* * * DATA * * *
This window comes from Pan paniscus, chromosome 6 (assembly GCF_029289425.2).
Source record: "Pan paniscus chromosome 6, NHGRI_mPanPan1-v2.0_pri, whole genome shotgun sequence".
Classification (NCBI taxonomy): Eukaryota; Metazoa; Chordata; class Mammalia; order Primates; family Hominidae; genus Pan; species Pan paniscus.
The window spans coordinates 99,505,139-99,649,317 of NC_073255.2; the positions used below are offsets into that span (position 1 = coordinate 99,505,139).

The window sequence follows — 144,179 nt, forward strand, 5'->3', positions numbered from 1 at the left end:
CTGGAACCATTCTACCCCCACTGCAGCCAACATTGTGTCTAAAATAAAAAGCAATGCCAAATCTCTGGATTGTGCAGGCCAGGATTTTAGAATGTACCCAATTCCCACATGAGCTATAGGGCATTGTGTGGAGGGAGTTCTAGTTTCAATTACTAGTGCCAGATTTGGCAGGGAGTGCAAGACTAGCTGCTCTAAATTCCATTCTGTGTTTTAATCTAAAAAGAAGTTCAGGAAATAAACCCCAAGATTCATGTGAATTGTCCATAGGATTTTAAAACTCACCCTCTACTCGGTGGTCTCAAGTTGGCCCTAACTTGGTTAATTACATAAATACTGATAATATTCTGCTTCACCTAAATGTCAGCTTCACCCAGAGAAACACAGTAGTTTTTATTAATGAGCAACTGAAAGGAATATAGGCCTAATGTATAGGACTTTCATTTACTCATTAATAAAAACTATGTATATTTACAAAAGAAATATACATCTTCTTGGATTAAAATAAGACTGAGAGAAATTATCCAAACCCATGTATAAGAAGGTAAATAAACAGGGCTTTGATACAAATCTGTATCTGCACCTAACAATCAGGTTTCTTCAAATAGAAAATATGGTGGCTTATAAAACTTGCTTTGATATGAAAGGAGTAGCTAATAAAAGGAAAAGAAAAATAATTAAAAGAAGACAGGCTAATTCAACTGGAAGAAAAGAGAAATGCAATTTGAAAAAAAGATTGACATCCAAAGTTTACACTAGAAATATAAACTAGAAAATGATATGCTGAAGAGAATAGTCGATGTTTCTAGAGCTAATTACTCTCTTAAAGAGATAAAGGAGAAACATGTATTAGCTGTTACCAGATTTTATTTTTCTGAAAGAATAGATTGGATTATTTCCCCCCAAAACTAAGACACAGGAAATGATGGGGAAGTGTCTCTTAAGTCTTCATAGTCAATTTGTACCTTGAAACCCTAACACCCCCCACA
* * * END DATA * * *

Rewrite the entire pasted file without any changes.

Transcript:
This window comes from Pan paniscus, chromosome 6 (assembly GCF_029289425.2).
Source record: "Pan paniscus chromosome 6, NHGRI_mPanPan1-v2.0_pri, whole genome shotgun sequence".
Classification (NCBI taxonomy): Eukaryota; Metazoa; Chordata; class Mammalia; order Primates; family Hominidae; genus Pan; species Pan paniscus.
The window spans coordinates 99,505,139-99,649,317 of NC_073255.2; the positions used below are offsets into that span (position 1 = coordinate 99,505,139).

The window sequence follows — 144,179 nt, forward strand, 5'->3', positions numbered from 1 at the left end:
CTGGAACCATTCTACCCCCACTGCAGCCAACATTGTGTCTAAAATAAAAAGCAATGCCAAATCTCTGGATTGTGCAGGCCAGGATTTTAGAATGTACCCAATTCCCACATGAGCTATAGGGCATTGTGTGGAGGGAGTTCTAGTTTCAATTACTAGTGCCAGATTTGGCAGGGAGTGCAAGACTAGCTGCTCTAAATTCCATTCTGTGTTTTAATCTAAAAAGAAGTTCAGGAAATAAACCCCAAGATTCATGTGAATTGTCCATAGGATTTTAAAACTCACCCTCTACTCGGTGGTCTCAAGTTGGCCCTAACTTGGTTAATTACATAAATACTGATAATATTCTGCTTCACCTAAATGTCAGCTTCACCCAGAGAAACACAGTAGTTTTTATTAATGAGCAACTGAAAGGAATATAGGCCTAATGTATAGGACTTTCATTTACTCATTAATAAAAACTATGTATATTTACAAAAGAAATATACATCTTCTTGGATTAAAATAAGACTGAGAGAAATTATCCAAACCCATGTATAAGAAGGTAAATAAACAGGGCTTTGATACAAATCTGTATCTGCACCTAACAATCAGGTTTCTTCAAATAGAAAATATGGTGGCTTATAAAACTTGCTTTGATATGAAAGGAGTAGCTAATAAAAGGAAAAGAAAAATAATTAAAAGAAGACAGGCTAATTCAACTGGAAGAAAAGAGAAATGCAATTTGAAAAAAAGATTGACATCCAAAGTTTACACTAGAAATATAAACTAGAAAATGATATGCTGAAGAGAATAGTCGATGTTTCTAGAGCTAATTACTCTCTTAAAGAGATAAAGGAGAAACATGTATTAGCTGTTACCAGATTTTATTTTTCTGAAAGAATAGATTGGATTATTTCCCCCCAAAACTAAGACACAGGAAATGATGGGGAAGTGTCTCTTAAGTCTTCATAGTCAATTTGTACCTTGAAACCCTAACACCCCCCACA